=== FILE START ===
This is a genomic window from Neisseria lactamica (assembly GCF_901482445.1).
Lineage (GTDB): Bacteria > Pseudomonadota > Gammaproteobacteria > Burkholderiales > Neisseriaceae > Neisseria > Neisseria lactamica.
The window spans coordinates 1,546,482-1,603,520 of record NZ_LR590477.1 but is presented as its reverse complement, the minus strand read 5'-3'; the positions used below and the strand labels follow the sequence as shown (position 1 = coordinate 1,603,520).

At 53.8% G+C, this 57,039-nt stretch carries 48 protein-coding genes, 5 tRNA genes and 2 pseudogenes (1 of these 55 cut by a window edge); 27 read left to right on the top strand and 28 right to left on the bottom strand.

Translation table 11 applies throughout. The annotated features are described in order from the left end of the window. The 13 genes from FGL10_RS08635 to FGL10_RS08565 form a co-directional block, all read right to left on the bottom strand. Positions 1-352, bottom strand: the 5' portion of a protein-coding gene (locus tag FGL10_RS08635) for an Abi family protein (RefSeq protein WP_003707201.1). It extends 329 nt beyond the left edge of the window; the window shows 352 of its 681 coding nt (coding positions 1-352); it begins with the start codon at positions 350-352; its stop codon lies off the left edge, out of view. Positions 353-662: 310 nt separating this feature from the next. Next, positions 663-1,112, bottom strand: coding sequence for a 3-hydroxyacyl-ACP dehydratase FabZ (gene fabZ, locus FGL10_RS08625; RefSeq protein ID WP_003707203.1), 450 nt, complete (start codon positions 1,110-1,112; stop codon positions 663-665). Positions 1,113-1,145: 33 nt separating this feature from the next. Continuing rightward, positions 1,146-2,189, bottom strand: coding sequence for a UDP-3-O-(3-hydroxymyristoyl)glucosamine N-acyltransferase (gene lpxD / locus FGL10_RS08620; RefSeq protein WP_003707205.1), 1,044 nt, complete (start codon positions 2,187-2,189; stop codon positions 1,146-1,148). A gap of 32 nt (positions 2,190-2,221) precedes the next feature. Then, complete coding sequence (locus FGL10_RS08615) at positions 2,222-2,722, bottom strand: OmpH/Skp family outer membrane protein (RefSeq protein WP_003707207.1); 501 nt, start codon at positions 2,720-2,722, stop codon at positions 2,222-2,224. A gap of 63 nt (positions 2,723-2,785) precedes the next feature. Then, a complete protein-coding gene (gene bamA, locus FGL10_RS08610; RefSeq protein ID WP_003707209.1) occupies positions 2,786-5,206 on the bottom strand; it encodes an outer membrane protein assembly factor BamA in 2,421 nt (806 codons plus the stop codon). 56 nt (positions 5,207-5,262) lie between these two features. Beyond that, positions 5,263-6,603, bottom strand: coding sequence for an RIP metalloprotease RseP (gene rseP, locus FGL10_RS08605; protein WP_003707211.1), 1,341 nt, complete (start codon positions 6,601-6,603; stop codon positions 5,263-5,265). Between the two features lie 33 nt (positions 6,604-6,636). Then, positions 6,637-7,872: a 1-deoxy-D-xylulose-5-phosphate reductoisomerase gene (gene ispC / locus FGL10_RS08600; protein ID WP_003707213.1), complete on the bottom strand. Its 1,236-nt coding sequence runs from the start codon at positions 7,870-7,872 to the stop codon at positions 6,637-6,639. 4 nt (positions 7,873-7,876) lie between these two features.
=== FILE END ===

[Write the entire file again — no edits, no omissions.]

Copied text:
This is a genomic window from Neisseria lactamica (assembly GCF_901482445.1).
Lineage (GTDB): Bacteria > Pseudomonadota > Gammaproteobacteria > Burkholderiales > Neisseriaceae > Neisseria > Neisseria lactamica.
The window spans coordinates 1,546,482-1,603,520 of record NZ_LR590477.1 but is presented as its reverse complement, the minus strand read 5'-3'; the positions used below and the strand labels follow the sequence as shown (position 1 = coordinate 1,603,520).

At 53.8% G+C, this 57,039-nt stretch carries 48 protein-coding genes, 5 tRNA genes and 2 pseudogenes (1 of these 55 cut by a window edge); 27 read left to right on the top strand and 28 right to left on the bottom strand.

Translation table 11 applies throughout. The annotated features are described in order from the left end of the window. The 13 genes from FGL10_RS08635 to FGL10_RS08565 form a co-directional block, all read right to left on the bottom strand. Positions 1-352, bottom strand: the 5' portion of a protein-coding gene (locus tag FGL10_RS08635) for an Abi family protein (RefSeq protein WP_003707201.1). It extends 329 nt beyond the left edge of the window; the window shows 352 of its 681 coding nt (coding positions 1-352); it begins with the start codon at positions 350-352; its stop codon lies off the left edge, out of view. Positions 353-662: 310 nt separating this feature from the next. Next, positions 663-1,112, bottom strand: coding sequence for a 3-hydroxyacyl-ACP dehydratase FabZ (gene fabZ, locus FGL10_RS08625; RefSeq protein ID WP_003707203.1), 450 nt, complete (start codon positions 1,110-1,112; stop codon positions 663-665). Positions 1,113-1,145: 33 nt separating this feature from the next. Continuing rightward, positions 1,146-2,189, bottom strand: coding sequence for a UDP-3-O-(3-hydroxymyristoyl)glucosamine N-acyltransferase (gene lpxD / locus FGL10_RS08620; RefSeq protein WP_003707205.1), 1,044 nt, complete (start codon positions 2,187-2,189; stop codon positions 1,146-1,148). A gap of 32 nt (positions 2,190-2,221) precedes the next feature. Then, complete coding sequence (locus FGL10_RS08615) at positions 2,222-2,722, bottom strand: OmpH/Skp family outer membrane protein (RefSeq protein WP_003707207.1); 501 nt, start codon at positions 2,720-2,722, stop codon at positions 2,222-2,224. A gap of 63 nt (positions 2,723-2,785) precedes the next feature. Then, a complete protein-coding gene (gene bamA, locus FGL10_RS08610; RefSeq protein ID WP_003707209.1) occupies positions 2,786-5,206 on the bottom strand; it encodes an outer membrane protein assembly factor BamA in 2,421 nt (806 codons plus the stop codon). 56 nt (positions 5,207-5,262) lie between these two features. Beyond that, positions 5,263-6,603, bottom strand: coding sequence for an RIP metalloprotease RseP (gene rseP, locus FGL10_RS08605; protein WP_003707211.1), 1,341 nt, complete (start codon positions 6,601-6,603; stop codon positions 5,263-5,265). Between the two features lie 33 nt (positions 6,604-6,636). Then, positions 6,637-7,872: a 1-deoxy-D-xylulose-5-phosphate reductoisomerase gene (gene ispC / locus FGL10_RS08600; protein ID WP_003707213.1), complete on the bottom strand. Its 1,236-nt coding sequence runs from the start codon at positions 7,870-7,872 to the stop codon at positions 6,637-6,639. 4 nt (positions 7,873-7,876) lie between these two features.